Massachusetts Announces New Stimulus Check for Low-Income Workers: A fourth stimulus check is pretty much off the table, but that hasn’t stopped state governments from stepping in and providing additional assistance to low-income workers.
With news that the consumer price index rose 7.5% in January, a 40-year high, these state-level stimulus checks could provide American workers valuable – if temporary – assistance at a time of major economic uncertainty.
What Massachusetts Workers Can Expect in Stimulus Check
Eligibility for the payment is based on 2020 tax returns, not 2021. That means anybody who earned at least $12,750 and filed their taxes that year, but less than $38,280 for a single filer will qualify for the payment.
Families of four will receive an additional $500 check, so long as total income didn’t exceed $78,600.
The payments are specifically designed to help low-income workers who worked throughout the pandemic, and while the payment is coming from the state government the funding comes from the American Rescue Plan Act, which was passed by Congress in February 2021.
Stimulus Check: How to Get It
Massachusetts residents who qualify for the payment will receive checks after they are automatically mailed out at the end of March.
Anybody who received unemployment benefits in 2020 won’t be eligible for the payment, but a second round of checks is expected to be announced by the state government in the near future. It is unclear who will be eligible for the next round.
Additional COVID Relief for Remote Counseling and Notary Services
On Thursday, the Massachusetts state legislature passed an additional COVID-19 relief bill, this time worth $101 million – but it’s not for direct a stimulus check. The bill contains provisions allowing for remote notary services, remote reverse mortgage counseling, and remote public meetings.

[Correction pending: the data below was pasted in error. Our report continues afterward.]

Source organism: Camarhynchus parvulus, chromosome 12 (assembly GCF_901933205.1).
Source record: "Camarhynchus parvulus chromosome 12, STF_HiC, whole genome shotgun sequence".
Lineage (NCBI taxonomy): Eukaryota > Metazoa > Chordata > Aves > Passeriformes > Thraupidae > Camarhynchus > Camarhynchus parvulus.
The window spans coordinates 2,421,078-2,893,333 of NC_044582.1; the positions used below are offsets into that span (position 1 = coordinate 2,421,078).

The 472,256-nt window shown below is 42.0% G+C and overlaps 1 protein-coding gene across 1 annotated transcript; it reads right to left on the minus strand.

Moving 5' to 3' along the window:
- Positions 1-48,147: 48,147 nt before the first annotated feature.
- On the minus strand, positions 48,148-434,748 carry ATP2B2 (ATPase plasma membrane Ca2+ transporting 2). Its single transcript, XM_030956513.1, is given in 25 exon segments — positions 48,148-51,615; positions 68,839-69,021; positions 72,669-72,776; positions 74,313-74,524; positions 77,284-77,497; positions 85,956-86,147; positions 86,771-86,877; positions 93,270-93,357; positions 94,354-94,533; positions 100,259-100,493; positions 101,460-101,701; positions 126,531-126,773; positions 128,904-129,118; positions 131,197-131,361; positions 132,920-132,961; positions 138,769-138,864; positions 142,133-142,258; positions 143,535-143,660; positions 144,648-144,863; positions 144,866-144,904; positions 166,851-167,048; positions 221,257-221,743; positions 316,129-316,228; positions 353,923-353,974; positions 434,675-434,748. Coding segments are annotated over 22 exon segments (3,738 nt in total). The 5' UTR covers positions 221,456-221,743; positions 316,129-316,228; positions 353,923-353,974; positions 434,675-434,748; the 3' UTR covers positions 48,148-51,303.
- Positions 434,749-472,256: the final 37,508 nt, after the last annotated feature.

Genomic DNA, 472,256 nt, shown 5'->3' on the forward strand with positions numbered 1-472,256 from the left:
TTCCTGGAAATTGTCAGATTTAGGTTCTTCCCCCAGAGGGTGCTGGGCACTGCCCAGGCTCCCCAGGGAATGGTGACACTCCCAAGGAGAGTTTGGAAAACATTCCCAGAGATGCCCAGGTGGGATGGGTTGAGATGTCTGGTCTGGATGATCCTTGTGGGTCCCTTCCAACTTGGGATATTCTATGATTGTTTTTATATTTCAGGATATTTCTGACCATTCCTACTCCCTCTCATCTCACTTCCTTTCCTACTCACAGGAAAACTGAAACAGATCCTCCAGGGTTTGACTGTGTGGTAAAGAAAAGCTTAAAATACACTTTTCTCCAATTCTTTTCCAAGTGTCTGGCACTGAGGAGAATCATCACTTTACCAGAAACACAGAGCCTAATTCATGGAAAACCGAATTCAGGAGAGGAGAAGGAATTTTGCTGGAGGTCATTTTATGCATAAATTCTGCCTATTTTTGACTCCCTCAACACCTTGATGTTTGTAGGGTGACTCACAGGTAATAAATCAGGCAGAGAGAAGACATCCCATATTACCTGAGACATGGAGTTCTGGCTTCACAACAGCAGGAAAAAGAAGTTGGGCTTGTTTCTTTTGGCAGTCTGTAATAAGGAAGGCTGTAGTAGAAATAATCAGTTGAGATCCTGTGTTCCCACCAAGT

It comes after the last remote counseling relief expired in December last year. It surprised the reverse mortgage industry.
“[D]ue to the outbreak of the 2019 novel coronavirus, also known as COVID-19, and subsequent variants, written certification from a counselor with a third-party organization that a mortgagor has received counseling via a synchronous, real-time video conference or by telephone in lieu of counseling in person shall satisfy the requirements [of state law], however, that the third-party organization shall have been approved by the executive office of elder affairs for purposes of such counseling,” the bill reads.
The legislation is important as Massachusetts is the only state that requires reverse mortgage counseling sessions to take place in person. During the pandemic, over 400 reverse mortgage counseling sessions were conducted via video or telephone.
Jack Buckby is a British author, counter-extremism researcher, and journalist based in New York. Reporting on the U.K., Europe, and the U.S., he works to analyze and understand left-wing and right-wing radicalization, and report on Western governments’ approaches to the pressing issues of today. His books and research papers explore these themes and propose pragmatic solutions to our increasingly polarized society.